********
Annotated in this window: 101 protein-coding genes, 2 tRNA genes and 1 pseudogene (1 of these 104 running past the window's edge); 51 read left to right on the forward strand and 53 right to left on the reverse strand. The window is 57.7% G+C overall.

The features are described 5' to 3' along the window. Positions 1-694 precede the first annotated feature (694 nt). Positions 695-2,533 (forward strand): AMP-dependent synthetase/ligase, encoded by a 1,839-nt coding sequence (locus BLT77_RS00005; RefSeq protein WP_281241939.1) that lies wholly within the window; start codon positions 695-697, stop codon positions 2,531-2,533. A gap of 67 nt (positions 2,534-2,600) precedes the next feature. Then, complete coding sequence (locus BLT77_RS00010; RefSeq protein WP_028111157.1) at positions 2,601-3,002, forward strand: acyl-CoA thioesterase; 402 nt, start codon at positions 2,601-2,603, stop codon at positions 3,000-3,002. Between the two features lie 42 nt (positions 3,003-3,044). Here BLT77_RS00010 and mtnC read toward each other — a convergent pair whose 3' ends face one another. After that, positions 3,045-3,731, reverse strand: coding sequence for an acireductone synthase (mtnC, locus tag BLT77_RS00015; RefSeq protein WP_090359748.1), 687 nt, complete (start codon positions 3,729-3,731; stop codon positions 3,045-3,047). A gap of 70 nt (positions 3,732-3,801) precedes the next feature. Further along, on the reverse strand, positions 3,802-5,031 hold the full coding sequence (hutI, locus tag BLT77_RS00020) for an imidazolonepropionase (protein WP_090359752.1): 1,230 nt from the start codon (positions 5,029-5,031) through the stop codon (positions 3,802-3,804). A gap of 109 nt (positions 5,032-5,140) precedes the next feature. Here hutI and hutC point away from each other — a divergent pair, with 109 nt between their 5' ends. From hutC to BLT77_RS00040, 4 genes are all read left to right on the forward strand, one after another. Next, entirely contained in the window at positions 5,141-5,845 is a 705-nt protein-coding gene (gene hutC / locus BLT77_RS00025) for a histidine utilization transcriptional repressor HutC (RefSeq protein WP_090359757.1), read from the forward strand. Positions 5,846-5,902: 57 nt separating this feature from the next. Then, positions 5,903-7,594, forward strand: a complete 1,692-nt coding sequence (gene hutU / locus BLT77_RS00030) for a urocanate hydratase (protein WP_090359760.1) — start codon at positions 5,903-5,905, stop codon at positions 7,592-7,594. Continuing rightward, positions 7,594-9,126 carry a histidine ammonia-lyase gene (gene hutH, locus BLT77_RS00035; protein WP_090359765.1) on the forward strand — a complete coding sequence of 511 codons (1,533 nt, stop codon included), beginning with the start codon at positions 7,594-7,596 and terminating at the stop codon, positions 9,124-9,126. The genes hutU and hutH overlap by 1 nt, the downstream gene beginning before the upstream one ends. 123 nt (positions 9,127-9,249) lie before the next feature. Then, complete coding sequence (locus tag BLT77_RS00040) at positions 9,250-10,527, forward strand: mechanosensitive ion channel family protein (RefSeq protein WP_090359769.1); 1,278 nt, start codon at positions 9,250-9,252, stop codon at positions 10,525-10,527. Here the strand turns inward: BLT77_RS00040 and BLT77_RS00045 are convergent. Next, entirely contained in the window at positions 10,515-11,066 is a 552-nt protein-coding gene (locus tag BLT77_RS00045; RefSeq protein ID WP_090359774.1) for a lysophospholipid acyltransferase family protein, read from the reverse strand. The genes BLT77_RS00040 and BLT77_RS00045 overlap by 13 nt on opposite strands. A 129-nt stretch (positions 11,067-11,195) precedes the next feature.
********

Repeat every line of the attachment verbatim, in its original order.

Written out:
Annotated in this window: 101 protein-coding genes, 2 tRNA genes and 1 pseudogene (1 of these 104 running past the window's edge); 51 read left to right on the forward strand and 53 right to left on the reverse strand. The window is 57.7% G+C overall.

The features are described 5' to 3' along the window. Positions 1-694 precede the first annotated feature (694 nt). Positions 695-2,533 (forward strand): AMP-dependent synthetase/ligase, encoded by a 1,839-nt coding sequence (locus BLT77_RS00005; RefSeq protein WP_281241939.1) that lies wholly within the window; start codon positions 695-697, stop codon positions 2,531-2,533. A gap of 67 nt (positions 2,534-2,600) precedes the next feature. Then, complete coding sequence (locus BLT77_RS00010; RefSeq protein WP_028111157.1) at positions 2,601-3,002, forward strand: acyl-CoA thioesterase; 402 nt, start codon at positions 2,601-2,603, stop codon at positions 3,000-3,002. Between the two features lie 42 nt (positions 3,003-3,044). Here BLT77_RS00010 and mtnC read toward each other — a convergent pair whose 3' ends face one another. After that, positions 3,045-3,731, reverse strand: coding sequence for an acireductone synthase (mtnC, locus tag BLT77_RS00015; RefSeq protein WP_090359748.1), 687 nt, complete (start codon positions 3,729-3,731; stop codon positions 3,045-3,047). A gap of 70 nt (positions 3,732-3,801) precedes the next feature. Further along, on the reverse strand, positions 3,802-5,031 hold the full coding sequence (hutI, locus tag BLT77_RS00020) for an imidazolonepropionase (protein WP_090359752.1): 1,230 nt from the start codon (positions 5,029-5,031) through the stop codon (positions 3,802-3,804). A gap of 109 nt (positions 5,032-5,140) precedes the next feature. Here hutI and hutC point away from each other — a divergent pair, with 109 nt between their 5' ends. From hutC to BLT77_RS00040, 4 genes are all read left to right on the forward strand, one after another. Next, entirely contained in the window at positions 5,141-5,845 is a 705-nt protein-coding gene (gene hutC / locus BLT77_RS00025) for a histidine utilization transcriptional repressor HutC (RefSeq protein WP_090359757.1), read from the forward strand. Positions 5,846-5,902: 57 nt separating this feature from the next. Then, positions 5,903-7,594, forward strand: a complete 1,692-nt coding sequence (gene hutU / locus BLT77_RS00030) for a urocanate hydratase (protein WP_090359760.1) — start codon at positions 5,903-5,905, stop codon at positions 7,592-7,594. Continuing rightward, positions 7,594-9,126 carry a histidine ammonia-lyase gene (gene hutH, locus BLT77_RS00035; protein WP_090359765.1) on the forward strand — a complete coding sequence of 511 codons (1,533 nt, stop codon included), beginning with the start codon at positions 7,594-7,596 and terminating at the stop codon, positions 9,124-9,126. The genes hutU and hutH overlap by 1 nt, the downstream gene beginning before the upstream one ends. 123 nt (positions 9,127-9,249) lie before the next feature. Then, complete coding sequence (locus tag BLT77_RS00040) at positions 9,250-10,527, forward strand: mechanosensitive ion channel family protein (RefSeq protein WP_090359769.1); 1,278 nt, start codon at positions 9,250-9,252, stop codon at positions 10,525-10,527. Here the strand turns inward: BLT77_RS00040 and BLT77_RS00045 are convergent. Next, entirely contained in the window at positions 10,515-11,066 is a 552-nt protein-coding gene (locus tag BLT77_RS00045; RefSeq protein ID WP_090359774.1) for a lysophospholipid acyltransferase family protein, read from the reverse strand. The genes BLT77_RS00040 and BLT77_RS00045 overlap by 13 nt on opposite strands. A 129-nt stretch (positions 11,067-11,195) precedes the next feature.